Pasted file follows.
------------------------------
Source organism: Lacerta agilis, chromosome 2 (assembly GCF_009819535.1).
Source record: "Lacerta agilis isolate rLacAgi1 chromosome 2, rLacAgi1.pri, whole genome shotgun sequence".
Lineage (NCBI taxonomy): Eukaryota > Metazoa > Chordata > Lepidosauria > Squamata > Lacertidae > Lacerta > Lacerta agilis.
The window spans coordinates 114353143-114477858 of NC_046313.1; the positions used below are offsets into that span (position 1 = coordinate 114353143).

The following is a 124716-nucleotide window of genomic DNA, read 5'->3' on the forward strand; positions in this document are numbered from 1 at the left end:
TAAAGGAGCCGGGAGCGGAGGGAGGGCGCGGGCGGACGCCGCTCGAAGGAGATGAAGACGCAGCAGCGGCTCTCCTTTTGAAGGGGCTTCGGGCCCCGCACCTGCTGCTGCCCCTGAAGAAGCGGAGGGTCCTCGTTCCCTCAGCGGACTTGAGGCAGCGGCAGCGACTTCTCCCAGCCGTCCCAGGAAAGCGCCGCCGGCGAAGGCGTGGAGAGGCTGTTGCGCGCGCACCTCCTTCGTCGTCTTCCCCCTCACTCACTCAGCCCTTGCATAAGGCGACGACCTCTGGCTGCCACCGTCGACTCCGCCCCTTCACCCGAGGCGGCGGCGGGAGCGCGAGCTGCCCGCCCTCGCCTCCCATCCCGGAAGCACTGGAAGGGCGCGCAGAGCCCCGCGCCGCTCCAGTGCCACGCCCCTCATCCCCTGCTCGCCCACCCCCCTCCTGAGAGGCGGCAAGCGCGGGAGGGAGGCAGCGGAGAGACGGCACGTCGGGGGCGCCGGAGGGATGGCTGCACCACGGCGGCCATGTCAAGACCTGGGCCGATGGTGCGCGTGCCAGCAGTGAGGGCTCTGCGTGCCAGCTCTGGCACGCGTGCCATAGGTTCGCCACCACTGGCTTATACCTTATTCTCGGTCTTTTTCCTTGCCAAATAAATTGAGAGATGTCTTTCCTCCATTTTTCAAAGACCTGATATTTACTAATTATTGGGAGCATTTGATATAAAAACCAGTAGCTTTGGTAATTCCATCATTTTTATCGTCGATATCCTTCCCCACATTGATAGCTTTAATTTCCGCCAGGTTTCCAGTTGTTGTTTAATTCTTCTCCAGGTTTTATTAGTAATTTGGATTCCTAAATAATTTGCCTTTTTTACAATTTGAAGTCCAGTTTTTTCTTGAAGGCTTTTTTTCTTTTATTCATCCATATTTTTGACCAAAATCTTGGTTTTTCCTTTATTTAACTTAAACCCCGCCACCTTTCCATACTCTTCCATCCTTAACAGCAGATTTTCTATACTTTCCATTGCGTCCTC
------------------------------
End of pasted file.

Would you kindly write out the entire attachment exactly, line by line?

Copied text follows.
Source organism: Lacerta agilis, chromosome 2 (assembly GCF_009819535.1).
Source record: "Lacerta agilis isolate rLacAgi1 chromosome 2, rLacAgi1.pri, whole genome shotgun sequence".
Lineage (NCBI taxonomy): Eukaryota > Metazoa > Chordata > Lepidosauria > Squamata > Lacertidae > Lacerta > Lacerta agilis.
The window spans coordinates 114353143-114477858 of NC_046313.1; the positions used below are offsets into that span (position 1 = coordinate 114353143).

The following is a 124716-nucleotide window of genomic DNA, read 5'->3' on the forward strand; positions in this document are numbered from 1 at the left end:
TAAAGGAGCCGGGAGCGGAGGGAGGGCGCGGGCGGACGCCGCTCGAAGGAGATGAAGACGCAGCAGCGGCTCTCCTTTTGAAGGGGCTTCGGGCCCCGCACCTGCTGCTGCCCCTGAAGAAGCGGAGGGTCCTCGTTCCCTCAGCGGACTTGAGGCAGCGGCAGCGACTTCTCCCAGCCGTCCCAGGAAAGCGCCGCCGGCGAAGGCGTGGAGAGGCTGTTGCGCGCGCACCTCCTTCGTCGTCTTCCCCCTCACTCACTCAGCCCTTGCATAAGGCGACGACCTCTGGCTGCCACCGTCGACTCCGCCCCTTCACCCGAGGCGGCGGCGGGAGCGCGAGCTGCCCGCCCTCGCCTCCCATCCCGGAAGCACTGGAAGGGCGCGCAGAGCCCCGCGCCGCTCCAGTGCCACGCCCCTCATCCCCTGCTCGCCCACCCCCCTCCTGAGAGGCGGCAAGCGCGGGAGGGAGGCAGCGGAGAGACGGCACGTCGGGGGCGCCGGAGGGATGGCTGCACCACGGCGGCCATGTCAAGACCTGGGCCGATGGTGCGCGTGCCAGCAGTGAGGGCTCTGCGTGCCAGCTCTGGCACGCGTGCCATAGGTTCGCCACCACTGGCTTATACCTTATTCTCGGTCTTTTTCCTTGCCAAATAAATTGAGAGATGTCTTTCCTCCATTTTTCAAAGACCTGATATTTACTAATTATTGGGAGCATTTGATATAAAAACCAGTAGCTTTGGTAATTCCATCATTTTTATCGTCGATATCCTTCCCCACATTGATAGCTTTAATTTCCGCCAGGTTTCCAGTTGTTGTTTAATTCTTCTCCAGGTTTTATTAGTAATTTGGATTCCTAAATAATTTGCCTTTTTTACAATTTGAAGTCCAGTTTTTTCTTGAAGGCTTTTTTTCTTTTATTCATCCATATTTTTGACCAAAATCTTGGTTTTTCCTTTATTTAACTTAAACCCCGCCACCTTTCCATACTCTTCCATCCTTAACAGCAGATTTTCTATACTTTCCATTGCGTCCTC